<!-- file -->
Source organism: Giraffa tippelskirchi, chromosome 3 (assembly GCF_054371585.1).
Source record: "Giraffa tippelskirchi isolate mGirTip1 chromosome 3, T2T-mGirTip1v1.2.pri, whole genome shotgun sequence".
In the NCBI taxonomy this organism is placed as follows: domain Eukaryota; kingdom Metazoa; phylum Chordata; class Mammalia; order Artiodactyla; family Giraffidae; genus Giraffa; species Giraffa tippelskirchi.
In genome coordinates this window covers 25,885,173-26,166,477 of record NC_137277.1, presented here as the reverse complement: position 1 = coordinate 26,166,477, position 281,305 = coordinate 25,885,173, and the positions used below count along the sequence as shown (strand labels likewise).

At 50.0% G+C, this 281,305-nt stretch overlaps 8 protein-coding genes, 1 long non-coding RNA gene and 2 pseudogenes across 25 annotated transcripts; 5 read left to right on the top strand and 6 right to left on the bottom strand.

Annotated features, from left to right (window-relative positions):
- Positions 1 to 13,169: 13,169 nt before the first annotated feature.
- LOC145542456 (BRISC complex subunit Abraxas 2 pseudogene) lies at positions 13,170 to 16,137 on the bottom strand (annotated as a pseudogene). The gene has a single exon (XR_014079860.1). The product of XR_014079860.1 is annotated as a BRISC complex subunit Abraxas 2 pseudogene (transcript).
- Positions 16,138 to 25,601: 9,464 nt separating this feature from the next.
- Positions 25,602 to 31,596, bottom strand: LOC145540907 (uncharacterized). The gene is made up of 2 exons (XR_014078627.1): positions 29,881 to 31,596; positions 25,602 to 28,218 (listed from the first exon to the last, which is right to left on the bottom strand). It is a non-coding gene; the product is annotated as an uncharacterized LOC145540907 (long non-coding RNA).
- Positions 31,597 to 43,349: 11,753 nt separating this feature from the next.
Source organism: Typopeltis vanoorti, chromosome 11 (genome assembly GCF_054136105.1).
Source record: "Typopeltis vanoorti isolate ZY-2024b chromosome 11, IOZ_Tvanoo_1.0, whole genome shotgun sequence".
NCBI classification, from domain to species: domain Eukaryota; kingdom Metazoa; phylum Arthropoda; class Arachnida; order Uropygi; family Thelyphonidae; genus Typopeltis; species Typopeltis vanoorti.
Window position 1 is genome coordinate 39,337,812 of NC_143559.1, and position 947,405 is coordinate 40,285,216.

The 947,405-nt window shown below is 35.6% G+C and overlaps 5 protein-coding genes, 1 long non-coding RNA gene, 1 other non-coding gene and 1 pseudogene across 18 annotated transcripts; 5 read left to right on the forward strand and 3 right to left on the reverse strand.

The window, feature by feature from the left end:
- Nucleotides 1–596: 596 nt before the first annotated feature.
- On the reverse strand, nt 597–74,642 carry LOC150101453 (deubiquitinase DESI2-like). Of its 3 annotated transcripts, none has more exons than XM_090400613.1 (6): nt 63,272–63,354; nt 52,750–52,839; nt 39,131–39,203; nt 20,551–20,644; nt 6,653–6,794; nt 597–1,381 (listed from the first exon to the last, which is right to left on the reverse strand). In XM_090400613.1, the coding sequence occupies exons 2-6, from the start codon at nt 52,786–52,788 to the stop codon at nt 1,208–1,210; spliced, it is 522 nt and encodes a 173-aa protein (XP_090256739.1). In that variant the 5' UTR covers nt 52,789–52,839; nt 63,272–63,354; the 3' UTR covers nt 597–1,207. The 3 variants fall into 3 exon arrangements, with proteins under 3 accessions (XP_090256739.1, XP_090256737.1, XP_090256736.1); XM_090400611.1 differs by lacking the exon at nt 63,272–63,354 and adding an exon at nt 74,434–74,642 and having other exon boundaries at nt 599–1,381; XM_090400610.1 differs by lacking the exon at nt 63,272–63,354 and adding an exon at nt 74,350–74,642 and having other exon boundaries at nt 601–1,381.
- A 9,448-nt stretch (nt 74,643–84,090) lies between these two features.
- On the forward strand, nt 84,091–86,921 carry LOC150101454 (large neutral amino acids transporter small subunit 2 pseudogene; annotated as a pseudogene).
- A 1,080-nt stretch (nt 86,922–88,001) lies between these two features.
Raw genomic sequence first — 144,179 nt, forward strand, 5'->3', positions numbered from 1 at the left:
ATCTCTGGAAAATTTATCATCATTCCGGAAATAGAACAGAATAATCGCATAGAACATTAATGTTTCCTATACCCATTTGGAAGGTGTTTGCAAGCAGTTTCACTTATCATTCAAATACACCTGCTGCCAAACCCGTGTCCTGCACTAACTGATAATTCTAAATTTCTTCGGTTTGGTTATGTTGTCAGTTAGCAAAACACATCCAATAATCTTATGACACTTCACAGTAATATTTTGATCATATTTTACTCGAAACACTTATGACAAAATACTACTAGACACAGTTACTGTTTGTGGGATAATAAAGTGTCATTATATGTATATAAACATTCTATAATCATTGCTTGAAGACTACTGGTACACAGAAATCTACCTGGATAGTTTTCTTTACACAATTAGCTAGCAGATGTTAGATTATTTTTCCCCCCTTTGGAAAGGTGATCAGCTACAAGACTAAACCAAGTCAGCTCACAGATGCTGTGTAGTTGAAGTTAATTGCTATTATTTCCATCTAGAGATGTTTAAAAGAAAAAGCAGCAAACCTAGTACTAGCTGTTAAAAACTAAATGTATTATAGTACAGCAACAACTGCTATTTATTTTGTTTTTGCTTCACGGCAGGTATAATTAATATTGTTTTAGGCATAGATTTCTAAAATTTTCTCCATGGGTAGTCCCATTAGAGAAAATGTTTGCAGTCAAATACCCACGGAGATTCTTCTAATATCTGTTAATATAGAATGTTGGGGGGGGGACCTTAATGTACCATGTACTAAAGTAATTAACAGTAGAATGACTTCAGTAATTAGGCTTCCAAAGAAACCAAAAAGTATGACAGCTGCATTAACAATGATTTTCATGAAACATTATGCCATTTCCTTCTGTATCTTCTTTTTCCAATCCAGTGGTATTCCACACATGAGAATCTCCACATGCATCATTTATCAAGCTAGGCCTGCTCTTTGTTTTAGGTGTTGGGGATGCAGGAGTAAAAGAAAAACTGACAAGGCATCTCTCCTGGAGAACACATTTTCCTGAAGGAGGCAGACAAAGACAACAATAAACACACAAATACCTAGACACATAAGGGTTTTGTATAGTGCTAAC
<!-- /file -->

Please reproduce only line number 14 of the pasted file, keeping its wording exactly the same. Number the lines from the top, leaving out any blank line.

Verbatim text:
NCBI classification, from domain to species: domain Eukaryota; kingdom Metazoa; phylum Arthropoda; class Arachnida; order Uropygi; family Thelyphonidae; genus Typopeltis; species Typopeltis vanoorti.